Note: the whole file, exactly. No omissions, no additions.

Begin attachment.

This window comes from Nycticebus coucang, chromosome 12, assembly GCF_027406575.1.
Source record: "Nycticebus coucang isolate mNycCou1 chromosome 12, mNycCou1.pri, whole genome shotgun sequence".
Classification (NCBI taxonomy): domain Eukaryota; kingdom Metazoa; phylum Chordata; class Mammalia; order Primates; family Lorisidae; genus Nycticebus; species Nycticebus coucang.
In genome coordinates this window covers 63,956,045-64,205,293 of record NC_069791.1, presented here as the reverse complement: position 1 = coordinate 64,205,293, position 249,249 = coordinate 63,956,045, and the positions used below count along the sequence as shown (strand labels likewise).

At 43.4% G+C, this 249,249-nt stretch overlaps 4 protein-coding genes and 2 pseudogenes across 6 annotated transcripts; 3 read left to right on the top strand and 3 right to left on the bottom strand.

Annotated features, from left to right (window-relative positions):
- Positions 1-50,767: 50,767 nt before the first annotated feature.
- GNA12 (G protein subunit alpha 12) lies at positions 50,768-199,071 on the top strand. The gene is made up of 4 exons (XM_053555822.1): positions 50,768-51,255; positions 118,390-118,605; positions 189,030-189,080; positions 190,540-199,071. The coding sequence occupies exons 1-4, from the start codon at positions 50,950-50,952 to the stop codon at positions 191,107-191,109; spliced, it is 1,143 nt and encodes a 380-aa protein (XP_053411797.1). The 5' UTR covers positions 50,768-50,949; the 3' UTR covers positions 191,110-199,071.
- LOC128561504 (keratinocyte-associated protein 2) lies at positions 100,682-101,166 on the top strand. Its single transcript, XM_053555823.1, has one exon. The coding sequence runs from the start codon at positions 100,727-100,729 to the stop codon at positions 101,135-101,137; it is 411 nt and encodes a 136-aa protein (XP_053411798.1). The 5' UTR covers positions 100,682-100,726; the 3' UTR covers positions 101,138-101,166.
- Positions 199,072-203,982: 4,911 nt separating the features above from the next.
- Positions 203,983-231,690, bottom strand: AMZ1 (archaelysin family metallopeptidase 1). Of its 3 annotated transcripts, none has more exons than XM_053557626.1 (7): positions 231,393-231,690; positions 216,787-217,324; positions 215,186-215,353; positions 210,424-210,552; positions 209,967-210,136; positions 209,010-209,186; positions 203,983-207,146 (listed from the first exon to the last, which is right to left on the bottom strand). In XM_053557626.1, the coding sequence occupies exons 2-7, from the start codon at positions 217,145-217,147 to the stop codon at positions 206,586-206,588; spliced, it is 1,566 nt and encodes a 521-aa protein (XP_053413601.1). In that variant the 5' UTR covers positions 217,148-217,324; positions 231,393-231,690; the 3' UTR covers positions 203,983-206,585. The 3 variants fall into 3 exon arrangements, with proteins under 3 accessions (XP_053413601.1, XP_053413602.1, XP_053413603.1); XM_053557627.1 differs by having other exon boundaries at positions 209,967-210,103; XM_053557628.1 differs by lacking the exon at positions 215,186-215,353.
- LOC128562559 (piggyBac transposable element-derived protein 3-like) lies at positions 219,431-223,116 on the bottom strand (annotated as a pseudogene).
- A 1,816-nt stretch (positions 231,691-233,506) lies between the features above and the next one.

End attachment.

This window comes from Nycticebus coucang, chromosome 12, assembly GCF_027406575.1.
Source record: "Nycticebus coucang isolate mNycCou1 chromosome 12, mNycCou1.pri, whole genome shotgun sequence".
Classification (NCBI taxonomy): domain Eukaryota; kingdom Metazoa; phylum Chordata; class Mammalia; order Primates; family Lorisidae; genus Nycticebus; species Nycticebus coucang.
In genome coordinates this window covers 63,956,045-64,205,293 of record NC_069791.1, presented here as the reverse complement: position 1 = coordinate 64,205,293, position 249,249 = coordinate 63,956,045, and the positions used below count along the sequence as shown (strand labels likewise).

At 43.4% G+C, this 249,249-nt stretch overlaps 4 protein-coding genes and 2 pseudogenes across 6 annotated transcripts; 3 read left to right on the top strand and 3 right to left on the bottom strand.

Annotated features, from left to right (window-relative positions):
- Positions 1-50,767: 50,767 nt before the first annotated feature.
- GNA12 (G protein subunit alpha 12) lies at positions 50,768-199,071 on the top strand. The gene is made up of 4 exons (XM_053555822.1): positions 50,768-51,255; positions 118,390-118,605; positions 189,030-189,080; positions 190,540-199,071. The coding sequence occupies exons 1-4, from the start codon at positions 50,950-50,952 to the stop codon at positions 191,107-191,109; spliced, it is 1,143 nt and encodes a 380-aa protein (XP_053411797.1). The 5' UTR covers positions 50,768-50,949; the 3' UTR covers positions 191,110-199,071.
- LOC128561504 (keratinocyte-associated protein 2) lies at positions 100,682-101,166 on the top strand. Its single transcript, XM_053555823.1, has one exon. The coding sequence runs from the start codon at positions 100,727-100,729 to the stop codon at positions 101,135-101,137; it is 411 nt and encodes a 136-aa protein (XP_053411798.1). The 5' UTR covers positions 100,682-100,726; the 3' UTR covers positions 101,138-101,166.
- Positions 199,072-203,982: 4,911 nt separating the features above from the next.
- Positions 203,983-231,690, bottom strand: AMZ1 (archaelysin family metallopeptidase 1). Of its 3 annotated transcripts, none has more exons than XM_053557626.1 (7): positions 231,393-231,690; positions 216,787-217,324; positions 215,186-215,353; positions 210,424-210,552; positions 209,967-210,136; positions 209,010-209,186; positions 203,983-207,146 (listed from the first exon to the last, which is right to left on the bottom strand). In XM_053557626.1, the coding sequence occupies exons 2-7, from the start codon at positions 217,145-217,147 to the stop codon at positions 206,586-206,588; spliced, it is 1,566 nt and encodes a 521-aa protein (XP_053413601.1). In that variant the 5' UTR covers positions 217,148-217,324; positions 231,393-231,690; the 3' UTR covers positions 203,983-206,585. The 3 variants fall into 3 exon arrangements, with proteins under 3 accessions (XP_053413601.1, XP_053413602.1, XP_053413603.1); XM_053557627.1 differs by having other exon boundaries at positions 209,967-210,103; XM_053557628.1 differs by lacking the exon at positions 215,186-215,353.
- LOC128562559 (piggyBac transposable element-derived protein 3-like) lies at positions 219,431-223,116 on the bottom strand (annotated as a pseudogene).
- A 1,816-nt stretch (positions 231,691-233,506) lies between the features above and the next one.